A soul on the train

20 May 2011 | Fiction, poetry

In one of Heli Laaksonen’s poems the narrator buys a ticket for her soul and herself in a train’s pet carriage. Her capricious poetry features new potatoes, woodpeckers, weasels, and even a pig in fox’s clothing. Introduction by Mervi Kantokorpi

Poems from Peippo vei (‘The chaffinch took it’, Otava, 2011)

First early

From the potato patch there rose a human seedling, too.
Winston, I called it
as it was Winstons I’d sowed in this row

unmarked by hoe or blight.
I put it in the basket with the others.
It sat there in the quiet pile, at the edge,
looked on while I slogged away,
gnawing a little bit out of the side of a potato.

What was it thinking?
What could it be that earlies think about?
The first summer sparrows are fresh out of the oven.
I so wish they’d only think about nice things.

I try to look happy
to give them a good start.

I sure know you

Who told you
to put a fox costume on
when you’re so sweet on the inside?

Your zip is stuck at the back
and you won’t let me help.
I secretly cut a hole in the side
and feel around a bit with my paw.

I knew it!

There’s a silky-smooth pig’s tail
and a friendly wet snout.

There’s no law that says
you can’t pretend to be a beast
but then it’s no use feeling sorry
because no one dares
talk to you without a fur coat made of wolf.

Don’t ever go clubbing with a housewife

Doe from next door
this is the last time
I’m taking you with me!

Take your hoof off the drummer’s thigh!
You drink wine from glasses, not tumblers!

A hundred and two kilometres an hour in the cycle lane
then one leap over the bonnet;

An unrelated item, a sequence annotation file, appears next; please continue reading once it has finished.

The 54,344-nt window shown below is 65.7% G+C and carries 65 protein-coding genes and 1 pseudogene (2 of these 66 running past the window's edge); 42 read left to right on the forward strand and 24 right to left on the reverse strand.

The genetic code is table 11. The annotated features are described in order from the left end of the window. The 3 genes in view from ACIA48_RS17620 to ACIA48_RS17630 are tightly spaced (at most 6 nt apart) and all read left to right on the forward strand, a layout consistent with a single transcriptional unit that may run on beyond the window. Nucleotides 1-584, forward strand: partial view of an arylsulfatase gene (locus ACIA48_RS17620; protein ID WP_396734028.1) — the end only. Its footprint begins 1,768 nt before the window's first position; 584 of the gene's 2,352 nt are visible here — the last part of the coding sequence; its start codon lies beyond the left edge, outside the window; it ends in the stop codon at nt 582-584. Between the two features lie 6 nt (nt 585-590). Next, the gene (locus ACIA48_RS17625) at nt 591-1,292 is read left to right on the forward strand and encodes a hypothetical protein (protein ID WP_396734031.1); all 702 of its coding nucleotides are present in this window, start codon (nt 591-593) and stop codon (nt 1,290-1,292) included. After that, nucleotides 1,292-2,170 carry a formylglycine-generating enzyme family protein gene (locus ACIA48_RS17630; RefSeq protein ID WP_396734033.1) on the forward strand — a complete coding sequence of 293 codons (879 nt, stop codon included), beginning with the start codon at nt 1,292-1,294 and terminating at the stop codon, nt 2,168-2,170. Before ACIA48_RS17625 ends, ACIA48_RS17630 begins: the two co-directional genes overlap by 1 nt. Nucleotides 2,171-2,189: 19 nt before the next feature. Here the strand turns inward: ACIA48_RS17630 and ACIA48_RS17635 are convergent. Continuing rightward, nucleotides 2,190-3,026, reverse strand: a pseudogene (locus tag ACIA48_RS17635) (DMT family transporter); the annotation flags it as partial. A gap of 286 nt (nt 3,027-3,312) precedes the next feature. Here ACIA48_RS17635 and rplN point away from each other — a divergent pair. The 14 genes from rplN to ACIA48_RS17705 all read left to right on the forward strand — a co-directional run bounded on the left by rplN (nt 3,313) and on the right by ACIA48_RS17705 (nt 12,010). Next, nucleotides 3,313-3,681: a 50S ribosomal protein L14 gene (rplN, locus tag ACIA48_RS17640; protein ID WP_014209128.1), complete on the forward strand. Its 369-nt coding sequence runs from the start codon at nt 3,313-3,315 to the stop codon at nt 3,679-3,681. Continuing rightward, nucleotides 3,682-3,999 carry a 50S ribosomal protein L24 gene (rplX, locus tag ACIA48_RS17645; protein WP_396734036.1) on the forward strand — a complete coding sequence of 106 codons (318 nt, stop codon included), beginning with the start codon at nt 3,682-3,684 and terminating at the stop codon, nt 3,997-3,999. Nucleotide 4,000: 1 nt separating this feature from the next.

lift your ankles, too!

Hair standing on end, the birch tree
stares after you
and doesn’t dare open its eyes
all spring.

So is it supposed to be some kind of explanation
that you’d spent a couple of days
at home with the kids?


Over the house flew
a swan
that meant summer.
A crane meant luck
a crow home-sickness
a hen difficulties in sowing
a scaup rain
a chaffinch soup
a pie-eyed flycatcher light summer cloud.

An eider duck meant bachelors
a pigeon, a bun
a woodpecker, death
a jackdaw, laughter.

And we got almost all of them by autumn.

Nature is wise!

Past my foot
went a mallard
and said hi.


I bought a ticket on the train
for the pet carriage
I wanted my soul to have its own seat

have you met my soul
it’s a curly-stemmed
outdoor cucumber
it has a clean apron and a bright laugh
it’s made up its eyes in a dark car
by memory and by feel

we have a pot-plant on the carriage window-sill
and plenty to do before Pieksämäki
furtively mocking the train announcements

I don’t get bored of its company
but I do get terrified
and wistful
and embarrassed
but it’s not dull
and if it could have a say
every seal would have pyjamas
every father a child


Don’t worry weasel
I’ll show you how small the bear is,
just a picture on a glass jar,
how can you have been afraid of that?

If you can’t reach
I will get all the best yesterday’s papers
from the recycling bin
and read the titles aloud by the light of the head lamp

I took a golden ball to the back yard
to hang on the lower branch of your evening pee tree
there you can spatter
looking at the glistening.

Don’t worry weasel
you’re so short you can’t fall.
Now fall into sleep.
It’s land you can see,
not worries.


Älä murhetu murmel,
mää näytän sul kuin piän karhu o,
klasipurkin kyljes kuva vaa,
kui sää simmost olet peljänny?

Jollet uletu,
kurkotan sul paperinkeräyslaatikost
kaik parhama eilise lehre,
luven otsiko ääne ottalampu valos.

Vein takapihal
su iltapissakuuse alaoksal kultapallon killuma,
voit siin suhistel
ja kattella kimmellyst.

Älä murhetu murmel,
olet nii matalaki ettet korkealt putto.
Nyy putto une.
Maat näkyvis,
ei murhei.)

Translated by Hildi Hawkins and Soila Lehtonen


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